- What is the non-technology contingent supply schedule? Supply is also not just limited to the programmatically determined supply in a token network, but also how the supply was originally issued. If a token project raised funds via an ICO, usually the entire supply of tokens are not sold to the public. Only a portion is sold publicly with the remainder “locked” for the founders, team, and early investors and some saved for future community engagement. Understanding these supply schedules is key to projecting out a token’s performance.
Historical market performance is also an indicator of future performance.
- How has the token traded to date?
- Has it traded considerably above the initial issuance price or under it?
- How do certain pieces of news positively or negatively impact price?
- What is its correlation to other assets?
- What is its beta to the market? Its up and down-capture?
Assessing all of these metrics allows research to form a clear picture of how a token might perform within the overall portfolio.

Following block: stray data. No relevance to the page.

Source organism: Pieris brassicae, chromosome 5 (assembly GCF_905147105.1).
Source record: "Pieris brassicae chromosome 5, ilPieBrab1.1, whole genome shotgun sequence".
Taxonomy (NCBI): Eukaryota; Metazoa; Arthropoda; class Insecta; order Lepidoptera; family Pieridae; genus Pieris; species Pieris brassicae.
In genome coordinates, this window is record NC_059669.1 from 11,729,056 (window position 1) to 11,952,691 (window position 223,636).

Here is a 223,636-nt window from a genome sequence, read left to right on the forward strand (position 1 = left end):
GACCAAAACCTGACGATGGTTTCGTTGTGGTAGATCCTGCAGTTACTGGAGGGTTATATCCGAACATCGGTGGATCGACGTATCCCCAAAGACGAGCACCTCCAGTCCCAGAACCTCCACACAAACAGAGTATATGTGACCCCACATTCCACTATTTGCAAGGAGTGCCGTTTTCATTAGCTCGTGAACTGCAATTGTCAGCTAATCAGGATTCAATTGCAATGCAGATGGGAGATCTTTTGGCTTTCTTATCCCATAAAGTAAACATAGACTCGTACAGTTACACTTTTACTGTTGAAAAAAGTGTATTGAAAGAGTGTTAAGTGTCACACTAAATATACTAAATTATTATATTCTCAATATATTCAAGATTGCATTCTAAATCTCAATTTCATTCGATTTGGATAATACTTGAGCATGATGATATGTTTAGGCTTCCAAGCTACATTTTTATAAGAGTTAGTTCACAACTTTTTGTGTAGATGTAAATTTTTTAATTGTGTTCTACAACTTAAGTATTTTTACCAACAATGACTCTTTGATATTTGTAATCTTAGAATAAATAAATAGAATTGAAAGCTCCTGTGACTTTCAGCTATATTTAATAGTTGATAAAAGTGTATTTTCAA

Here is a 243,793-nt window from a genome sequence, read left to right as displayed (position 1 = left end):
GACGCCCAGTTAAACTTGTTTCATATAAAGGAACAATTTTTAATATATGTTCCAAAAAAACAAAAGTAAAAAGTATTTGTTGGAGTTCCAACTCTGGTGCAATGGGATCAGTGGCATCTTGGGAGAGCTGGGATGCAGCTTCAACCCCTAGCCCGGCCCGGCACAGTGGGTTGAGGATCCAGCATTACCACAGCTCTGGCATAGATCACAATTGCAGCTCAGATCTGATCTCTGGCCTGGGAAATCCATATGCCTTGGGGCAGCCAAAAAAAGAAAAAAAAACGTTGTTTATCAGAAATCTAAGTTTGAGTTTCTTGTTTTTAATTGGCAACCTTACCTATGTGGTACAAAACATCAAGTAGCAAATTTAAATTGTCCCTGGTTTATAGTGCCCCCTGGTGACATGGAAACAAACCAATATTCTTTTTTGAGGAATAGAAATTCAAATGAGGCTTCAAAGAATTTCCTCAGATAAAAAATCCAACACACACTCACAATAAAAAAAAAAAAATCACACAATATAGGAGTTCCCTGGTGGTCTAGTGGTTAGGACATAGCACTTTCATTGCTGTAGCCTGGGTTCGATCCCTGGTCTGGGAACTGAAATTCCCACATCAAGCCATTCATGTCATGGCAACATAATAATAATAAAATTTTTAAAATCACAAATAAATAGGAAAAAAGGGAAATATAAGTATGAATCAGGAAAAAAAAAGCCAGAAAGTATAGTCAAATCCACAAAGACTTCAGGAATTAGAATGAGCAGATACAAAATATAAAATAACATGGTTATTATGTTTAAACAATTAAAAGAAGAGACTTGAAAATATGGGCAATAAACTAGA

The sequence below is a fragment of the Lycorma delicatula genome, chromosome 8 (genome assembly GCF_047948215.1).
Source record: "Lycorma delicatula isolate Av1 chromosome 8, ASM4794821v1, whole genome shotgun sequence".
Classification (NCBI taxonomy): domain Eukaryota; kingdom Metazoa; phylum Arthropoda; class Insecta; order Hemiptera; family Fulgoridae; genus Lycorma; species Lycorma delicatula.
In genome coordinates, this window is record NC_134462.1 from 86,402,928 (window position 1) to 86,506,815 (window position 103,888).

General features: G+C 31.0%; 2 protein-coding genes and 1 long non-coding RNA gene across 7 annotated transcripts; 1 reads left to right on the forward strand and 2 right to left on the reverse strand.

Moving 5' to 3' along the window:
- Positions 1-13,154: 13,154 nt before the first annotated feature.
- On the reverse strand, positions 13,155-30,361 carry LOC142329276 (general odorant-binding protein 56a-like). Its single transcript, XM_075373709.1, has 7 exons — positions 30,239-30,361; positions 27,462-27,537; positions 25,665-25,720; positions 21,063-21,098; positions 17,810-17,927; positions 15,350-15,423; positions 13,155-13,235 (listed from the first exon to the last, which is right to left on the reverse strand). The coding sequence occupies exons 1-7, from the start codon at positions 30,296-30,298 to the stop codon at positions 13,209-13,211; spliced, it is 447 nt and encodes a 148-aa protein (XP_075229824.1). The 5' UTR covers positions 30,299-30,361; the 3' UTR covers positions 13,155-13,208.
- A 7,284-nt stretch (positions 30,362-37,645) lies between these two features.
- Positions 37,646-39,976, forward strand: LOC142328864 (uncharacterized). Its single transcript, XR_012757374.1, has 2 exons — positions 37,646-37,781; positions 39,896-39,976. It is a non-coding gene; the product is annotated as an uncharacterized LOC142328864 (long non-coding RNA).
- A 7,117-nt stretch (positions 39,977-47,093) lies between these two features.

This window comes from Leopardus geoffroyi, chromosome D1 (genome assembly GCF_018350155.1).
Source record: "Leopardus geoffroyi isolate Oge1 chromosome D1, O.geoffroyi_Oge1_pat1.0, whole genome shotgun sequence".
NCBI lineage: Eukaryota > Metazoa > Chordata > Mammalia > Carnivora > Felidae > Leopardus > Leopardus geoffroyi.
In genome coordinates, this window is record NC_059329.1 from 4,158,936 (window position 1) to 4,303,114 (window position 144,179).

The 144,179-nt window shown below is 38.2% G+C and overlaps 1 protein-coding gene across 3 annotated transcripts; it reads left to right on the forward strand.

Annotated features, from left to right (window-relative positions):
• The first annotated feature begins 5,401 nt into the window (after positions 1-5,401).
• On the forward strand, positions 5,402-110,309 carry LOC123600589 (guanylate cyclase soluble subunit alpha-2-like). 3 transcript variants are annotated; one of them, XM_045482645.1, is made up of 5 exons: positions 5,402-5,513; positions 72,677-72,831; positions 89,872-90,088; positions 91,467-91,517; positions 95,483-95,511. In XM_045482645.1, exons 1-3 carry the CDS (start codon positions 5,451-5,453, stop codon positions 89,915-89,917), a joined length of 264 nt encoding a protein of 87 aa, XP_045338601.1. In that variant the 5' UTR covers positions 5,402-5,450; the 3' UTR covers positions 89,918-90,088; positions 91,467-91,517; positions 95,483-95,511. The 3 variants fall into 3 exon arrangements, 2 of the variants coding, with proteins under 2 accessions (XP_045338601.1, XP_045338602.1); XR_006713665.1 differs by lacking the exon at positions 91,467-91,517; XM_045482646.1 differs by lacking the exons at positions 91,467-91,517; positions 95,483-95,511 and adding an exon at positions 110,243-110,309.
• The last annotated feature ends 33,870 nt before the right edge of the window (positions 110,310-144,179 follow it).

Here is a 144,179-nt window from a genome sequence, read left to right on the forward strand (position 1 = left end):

After processing all of the above information, research builds out a scenario analysis that takes findings from across all three pillars (Business, Technology, Market & Valuation) into account. The purpose is to ensure that the portfolio team is well aware of the upside potential, and the downside risks involved with putting on a long term position in that token. The analysis projects out four scenarios for the token:
- Base case
- Upside case
- Downside case
- Armageddon case
Each case is then assigned a percentage likelihood of occurring. The purpose of this exercise is to test out the team’s conviction and identify weak spots or strong points in each token.
Digital assets and token projects are a new asset class and are therefore a constantly-evolving field. We believe that based on the unique features of digital assets, we should use a framework that encompasses the business, technology, and market and valuation. Our goal at Arca is to continue iterating upon our process as the space develops, along with our knowledge and expertise.
To learn more or talk to us about investing in digital assets and cryptocurrency